1. Pesticide Poisoning
As mentioned earlier, many dandelions found in yards across the United States have been sprayed with pesticides and herbicides, which are highly toxic for dogs and can poison them. You must know precisely where your dandelions come from before feeding them to your pet.
2. Digestive Tract Issues
Although fresh, clean dandelions aren’t toxic, all dogs are unique, and yours may have a food intolerance to the plant. If it does, some signs you might see include diarrhea, vomiting, and indigestion.
Dandelions are a diuretic that will cause your canine to urinate more frequently. Feeding your dog too many could cause dehydration.
How to Feed Dandelions to Your Dog
There are several ways to feed dandelions to your dog as a snack or a health tonic. For example, you can add fresh dandelion leaves directly to your dog’s food or blend them with water and add it to their food. Depending on your dog’s size, two to four leaves should be sufficient.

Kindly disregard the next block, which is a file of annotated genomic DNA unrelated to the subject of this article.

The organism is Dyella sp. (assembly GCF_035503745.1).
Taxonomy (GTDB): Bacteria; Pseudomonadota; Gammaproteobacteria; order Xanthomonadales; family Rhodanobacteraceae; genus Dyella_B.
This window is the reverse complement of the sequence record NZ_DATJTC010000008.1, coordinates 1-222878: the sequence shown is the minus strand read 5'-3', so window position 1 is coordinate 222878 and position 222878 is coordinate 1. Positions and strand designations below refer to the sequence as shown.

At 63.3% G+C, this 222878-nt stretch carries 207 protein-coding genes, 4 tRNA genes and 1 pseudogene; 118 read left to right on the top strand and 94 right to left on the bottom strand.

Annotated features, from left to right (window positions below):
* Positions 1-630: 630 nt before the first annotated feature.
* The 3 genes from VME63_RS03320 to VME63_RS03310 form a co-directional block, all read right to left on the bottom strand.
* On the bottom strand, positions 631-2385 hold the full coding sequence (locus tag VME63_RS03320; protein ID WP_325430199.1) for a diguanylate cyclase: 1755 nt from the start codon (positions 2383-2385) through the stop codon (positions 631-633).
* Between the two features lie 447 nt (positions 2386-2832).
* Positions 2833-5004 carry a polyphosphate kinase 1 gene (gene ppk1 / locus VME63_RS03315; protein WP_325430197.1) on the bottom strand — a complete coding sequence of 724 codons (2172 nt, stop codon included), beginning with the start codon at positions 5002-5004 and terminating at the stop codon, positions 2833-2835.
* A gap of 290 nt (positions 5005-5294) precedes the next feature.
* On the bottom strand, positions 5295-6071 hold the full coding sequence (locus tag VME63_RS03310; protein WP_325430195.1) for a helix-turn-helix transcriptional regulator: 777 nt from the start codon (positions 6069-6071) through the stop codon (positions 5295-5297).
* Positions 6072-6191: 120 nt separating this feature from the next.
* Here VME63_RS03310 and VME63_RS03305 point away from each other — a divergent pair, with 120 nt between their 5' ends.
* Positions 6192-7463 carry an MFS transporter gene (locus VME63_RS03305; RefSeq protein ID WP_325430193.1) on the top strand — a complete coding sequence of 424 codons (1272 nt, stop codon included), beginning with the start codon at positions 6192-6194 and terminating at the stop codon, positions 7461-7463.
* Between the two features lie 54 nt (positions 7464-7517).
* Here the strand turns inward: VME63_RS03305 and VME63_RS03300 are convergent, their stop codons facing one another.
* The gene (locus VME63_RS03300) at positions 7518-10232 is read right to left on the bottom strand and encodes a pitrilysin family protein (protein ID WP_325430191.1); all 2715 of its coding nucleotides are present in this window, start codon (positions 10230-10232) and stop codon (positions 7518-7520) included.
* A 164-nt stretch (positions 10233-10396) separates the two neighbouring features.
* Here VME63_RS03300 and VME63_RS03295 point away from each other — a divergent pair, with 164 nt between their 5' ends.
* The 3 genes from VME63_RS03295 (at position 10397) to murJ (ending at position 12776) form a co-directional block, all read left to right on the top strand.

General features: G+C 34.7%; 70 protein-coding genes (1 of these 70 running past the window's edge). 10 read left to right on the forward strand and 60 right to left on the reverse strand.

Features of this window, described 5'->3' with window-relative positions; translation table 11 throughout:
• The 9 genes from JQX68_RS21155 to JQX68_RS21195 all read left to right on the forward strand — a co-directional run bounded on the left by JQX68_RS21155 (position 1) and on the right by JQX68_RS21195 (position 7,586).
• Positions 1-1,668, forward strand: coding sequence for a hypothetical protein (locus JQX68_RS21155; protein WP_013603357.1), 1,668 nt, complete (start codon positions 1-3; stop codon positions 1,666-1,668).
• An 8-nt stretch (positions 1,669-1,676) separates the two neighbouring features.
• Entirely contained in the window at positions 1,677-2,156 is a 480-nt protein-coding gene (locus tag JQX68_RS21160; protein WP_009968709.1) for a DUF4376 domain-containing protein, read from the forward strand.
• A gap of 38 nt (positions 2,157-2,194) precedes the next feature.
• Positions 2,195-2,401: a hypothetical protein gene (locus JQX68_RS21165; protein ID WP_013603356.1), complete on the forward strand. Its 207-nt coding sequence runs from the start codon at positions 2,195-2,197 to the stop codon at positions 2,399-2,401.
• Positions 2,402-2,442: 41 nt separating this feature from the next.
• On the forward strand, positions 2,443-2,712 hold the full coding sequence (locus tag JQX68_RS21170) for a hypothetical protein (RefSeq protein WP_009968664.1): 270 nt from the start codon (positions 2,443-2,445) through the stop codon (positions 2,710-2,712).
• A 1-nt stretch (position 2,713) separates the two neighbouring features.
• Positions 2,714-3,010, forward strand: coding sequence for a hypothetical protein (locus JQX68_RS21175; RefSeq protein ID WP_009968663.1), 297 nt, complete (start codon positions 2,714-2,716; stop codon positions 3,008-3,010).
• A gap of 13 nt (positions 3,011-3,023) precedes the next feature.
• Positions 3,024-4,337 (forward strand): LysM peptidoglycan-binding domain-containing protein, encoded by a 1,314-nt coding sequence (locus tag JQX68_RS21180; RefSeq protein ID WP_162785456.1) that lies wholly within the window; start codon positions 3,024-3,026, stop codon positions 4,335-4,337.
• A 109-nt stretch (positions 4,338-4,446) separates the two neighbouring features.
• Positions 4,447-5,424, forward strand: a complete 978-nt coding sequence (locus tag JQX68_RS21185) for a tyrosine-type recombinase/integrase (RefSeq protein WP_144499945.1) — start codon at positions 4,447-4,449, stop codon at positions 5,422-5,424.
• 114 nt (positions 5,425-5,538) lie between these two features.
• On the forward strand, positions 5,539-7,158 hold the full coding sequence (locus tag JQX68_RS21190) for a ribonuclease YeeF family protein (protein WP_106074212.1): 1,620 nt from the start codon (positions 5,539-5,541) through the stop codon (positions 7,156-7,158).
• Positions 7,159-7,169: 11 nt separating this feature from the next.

Many dog owners make dandelion tea from the leaves, roots, and flowers. This can be added to your dog’s water bowl or poured into their food. Remember, however, that dandelion is a diuretic that will make your dog urinate more if you serve too many.
We recommend discussing with your veterinarian or a veterinary nutritionist if you wish to incorporate dandelions into your dog’s diet. If however your dog is just fond of munching plants in your lawn, monitor for any signs of ill health and contact your vet for advice if you are concerned.
Dogs can eat dandelions, and the plant’s roots, stems, and leaves contain various nutritious compounds, vitamins, and minerals. The biggest drawback to giving dandelions to your dog is poisoning due to pesticides and herbicides, so be sure to choose your dandelions carefully and wash them thoroughly.
Also, it begs repeating that you should only feed dandelions to your dog in moderation. If you have dogs and want to give them a nutritious treat, you now have a reason to let the pretty yellow plants grow in your yard unfettered.